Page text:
Life strategy vs. business strategy

As human beings we are hard-wired to want to grow and improve; what we must avoid is to only focus on the areas where this kind of progression can be measured.

Life strategy vs. business strategy
Photo by nikko macaspac / Unsplash

An engrossing focus on business strategy can be deceptively alluring.

For most people, business is a lot like sport; it's fascinating because of the immediate numerical feedback it gives you.

If an ad campaign that you chose to run was successful - you know it was a good decision because you'll pick up an increase in your sales numbers.

If you didn't think through a strategic option clearly enough and it results in a negative performance that you didn't expect, the loss of revenue is going show on your income statement. The evidence of performance or non-performance is clear.

Psychologically this is why we love playing the game of business - there is a nice clear scoreboard that tells you how you are doing.

In life however, not everything that is important can be measured.

The state of the relationship that you have with your family, your health, your wellbeing, your overall level of happiness - these things are not easily measured by numbers that give you a sense that you're going in the right direction.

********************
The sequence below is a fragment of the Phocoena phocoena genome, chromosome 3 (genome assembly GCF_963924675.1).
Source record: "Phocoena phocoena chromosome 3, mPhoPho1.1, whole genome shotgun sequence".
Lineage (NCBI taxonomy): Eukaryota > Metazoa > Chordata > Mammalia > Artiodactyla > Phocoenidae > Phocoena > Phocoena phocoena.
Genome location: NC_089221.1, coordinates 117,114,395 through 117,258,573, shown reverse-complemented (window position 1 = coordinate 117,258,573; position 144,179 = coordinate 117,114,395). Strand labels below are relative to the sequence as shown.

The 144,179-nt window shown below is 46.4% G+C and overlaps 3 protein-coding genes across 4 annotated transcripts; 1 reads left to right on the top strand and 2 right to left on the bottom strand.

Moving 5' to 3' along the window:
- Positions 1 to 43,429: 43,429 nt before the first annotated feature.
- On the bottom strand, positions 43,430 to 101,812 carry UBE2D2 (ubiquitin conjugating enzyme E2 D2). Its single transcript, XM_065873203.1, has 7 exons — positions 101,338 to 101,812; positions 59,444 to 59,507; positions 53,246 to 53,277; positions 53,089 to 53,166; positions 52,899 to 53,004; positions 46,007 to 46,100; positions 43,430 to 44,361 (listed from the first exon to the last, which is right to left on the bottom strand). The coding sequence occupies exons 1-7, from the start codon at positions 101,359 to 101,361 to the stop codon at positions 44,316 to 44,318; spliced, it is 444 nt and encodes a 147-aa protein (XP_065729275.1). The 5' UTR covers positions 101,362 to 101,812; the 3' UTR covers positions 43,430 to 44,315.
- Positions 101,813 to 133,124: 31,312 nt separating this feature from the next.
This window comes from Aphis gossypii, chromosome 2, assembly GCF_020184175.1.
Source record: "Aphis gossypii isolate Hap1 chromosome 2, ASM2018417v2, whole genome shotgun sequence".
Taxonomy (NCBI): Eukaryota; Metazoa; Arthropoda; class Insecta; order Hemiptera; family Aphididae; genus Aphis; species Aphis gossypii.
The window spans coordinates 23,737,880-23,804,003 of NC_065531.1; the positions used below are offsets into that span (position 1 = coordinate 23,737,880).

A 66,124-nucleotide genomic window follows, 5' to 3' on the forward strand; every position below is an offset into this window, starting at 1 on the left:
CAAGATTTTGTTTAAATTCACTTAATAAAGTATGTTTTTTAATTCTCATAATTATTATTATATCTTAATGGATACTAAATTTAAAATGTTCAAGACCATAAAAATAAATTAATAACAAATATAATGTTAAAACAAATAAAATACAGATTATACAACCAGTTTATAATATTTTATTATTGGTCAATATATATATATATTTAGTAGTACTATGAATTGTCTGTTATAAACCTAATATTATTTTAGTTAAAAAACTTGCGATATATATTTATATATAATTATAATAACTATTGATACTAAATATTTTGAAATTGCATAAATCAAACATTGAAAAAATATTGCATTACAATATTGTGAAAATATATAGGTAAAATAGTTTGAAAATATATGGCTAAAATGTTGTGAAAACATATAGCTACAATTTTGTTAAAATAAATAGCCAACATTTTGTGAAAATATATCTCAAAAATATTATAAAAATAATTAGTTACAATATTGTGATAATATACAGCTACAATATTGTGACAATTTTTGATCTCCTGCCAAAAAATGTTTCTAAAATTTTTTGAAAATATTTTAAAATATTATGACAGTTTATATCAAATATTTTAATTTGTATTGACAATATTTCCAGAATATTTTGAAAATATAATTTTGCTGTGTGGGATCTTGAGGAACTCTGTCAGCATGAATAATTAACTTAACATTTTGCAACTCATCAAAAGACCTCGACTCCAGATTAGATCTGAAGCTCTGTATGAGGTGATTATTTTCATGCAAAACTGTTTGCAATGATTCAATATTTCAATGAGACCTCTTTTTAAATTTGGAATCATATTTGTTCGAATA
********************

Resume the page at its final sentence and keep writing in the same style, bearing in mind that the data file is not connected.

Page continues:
They are however far more important than the sales targets that we tend to spend many hours of every day figuring out how to achieve.

Life strategy vs. business strategy

Without a well-considered personal life strategy, a great business strategy will serve only as a temporary distraction from what's really going on in your life.

You'll be happy to play the business game for as long as it draws your attention away from what else is going on, but you will never personally be free from your dependancy that the positive feedback from business gives you.

When hard business times hit, numbers turn negative and sales slump (which they inevitably will) the negative consequences on your self-esteem and confidence will be profound, which ironically will affect your professional performance far more than if you had originally had a holistic life strategy to begin with.

First figure out your life's purpose

The first step then in creating a good business strategy is to look away from business entirely and first figure out what your personal life purpose is.

What you do professionally and who you choose to do it with should then be seen as a part of this.

Figuring this out is by no means a quick and easy thing to do - it takes commitment and a huge amount of self awareness, but much like building a house on a solid foundation, it's a vital thing to do.

As human beings we are hard-wired to want to grow and improve; what we must avoid is to only focus on the areas of life where this kind of progression can be measured.

As Clayton Christensen once wrote: 'The choice and successful pursuit of a profession is but one tool for achieving your purpose. But without a purpose, life can become hollow.'